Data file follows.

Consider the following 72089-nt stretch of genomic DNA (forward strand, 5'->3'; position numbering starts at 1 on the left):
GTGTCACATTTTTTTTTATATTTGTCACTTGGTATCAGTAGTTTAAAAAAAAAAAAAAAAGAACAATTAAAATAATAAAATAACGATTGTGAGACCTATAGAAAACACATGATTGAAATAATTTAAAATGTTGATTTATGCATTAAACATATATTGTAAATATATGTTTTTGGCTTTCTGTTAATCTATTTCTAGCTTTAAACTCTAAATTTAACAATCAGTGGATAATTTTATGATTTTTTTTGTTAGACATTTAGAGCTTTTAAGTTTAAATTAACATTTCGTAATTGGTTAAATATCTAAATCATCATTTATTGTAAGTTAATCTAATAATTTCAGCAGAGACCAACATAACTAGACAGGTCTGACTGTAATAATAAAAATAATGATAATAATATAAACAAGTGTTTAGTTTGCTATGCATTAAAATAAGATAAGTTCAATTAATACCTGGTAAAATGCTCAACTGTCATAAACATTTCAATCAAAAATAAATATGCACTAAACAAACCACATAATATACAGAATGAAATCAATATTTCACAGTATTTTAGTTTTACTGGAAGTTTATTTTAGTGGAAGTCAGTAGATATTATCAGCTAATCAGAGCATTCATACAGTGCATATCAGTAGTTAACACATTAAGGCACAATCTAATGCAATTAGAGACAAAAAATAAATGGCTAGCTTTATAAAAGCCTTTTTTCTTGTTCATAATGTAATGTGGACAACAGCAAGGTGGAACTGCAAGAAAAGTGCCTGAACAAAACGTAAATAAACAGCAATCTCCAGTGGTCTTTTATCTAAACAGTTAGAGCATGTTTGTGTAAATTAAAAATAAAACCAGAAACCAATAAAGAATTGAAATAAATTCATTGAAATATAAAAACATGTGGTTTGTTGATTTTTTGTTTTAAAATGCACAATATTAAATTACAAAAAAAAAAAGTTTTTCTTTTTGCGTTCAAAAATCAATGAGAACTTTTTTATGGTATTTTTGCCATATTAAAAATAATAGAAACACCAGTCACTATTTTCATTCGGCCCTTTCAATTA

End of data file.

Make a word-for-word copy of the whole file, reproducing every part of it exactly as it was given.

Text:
Consider the following 72089-nt stretch of genomic DNA (forward strand, 5'->3'; position numbering starts at 1 on the left):
GTGTCACATTTTTTTTTATATTTGTCACTTGGTATCAGTAGTTTAAAAAAAAAAAAAAAAGAACAATTAAAATAATAAAATAACGATTGTGAGACCTATAGAAAACACATGATTGAAATAATTTAAAATGTTGATTTATGCATTAAACATATATTGTAAATATATGTTTTTGGCTTTCTGTTAATCTATTTCTAGCTTTAAACTCTAAATTTAACAATCAGTGGATAATTTTATGATTTTTTTTGTTAGACATTTAGAGCTTTTAAGTTTAAATTAACATTTCGTAATTGGTTAAATATCTAAATCATCATTTATTGTAAGTTAATCTAATAATTTCAGCAGAGACCAACATAACTAGACAGGTCTGACTGTAATAATAAAAATAATGATAATAATATAAACAAGTGTTTAGTTTGCTATGCATTAAAATAAGATAAGTTCAATTAATACCTGGTAAAATGCTCAACTGTCATAAACATTTCAATCAAAAATAAATATGCACTAAACAAACCACATAATATACAGAATGAAATCAATATTTCACAGTATTTTAGTTTTACTGGAAGTTTATTTTAGTGGAAGTCAGTAGATATTATCAGCTAATCAGAGCATTCATACAGTGCATATCAGTAGTTAACACATTAAGGCACAATCTAATGCAATTAGAGACAAAAAATAAATGGCTAGCTTTATAAAAGCCTTTTTTCTTGTTCATAATGTAATGTGGACAACAGCAAGGTGGAACTGCAAGAAAAGTGCCTGAACAAAACGTAAATAAACAGCAATCTCCAGTGGTCTTTTATCTAAACAGTTAGAGCATGTTTGTGTAAATTAAAAATAAAACCAGAAACCAATAAAGAATTGAAATAAATTCATTGAAATATAAAAACATGTGGTTTGTTGATTTTTTGTTTTAAAATGCACAATATTAAATTACAAAAAAAAAAAGTTTTTCTTTTTGCGTTCAAAAATCAATGAGAACTTTTTTATGGTATTTTTGCCATATTAAAAATAATAGAAACACCAGTCACTATTTTCATTCGGCCCTTTCAATTA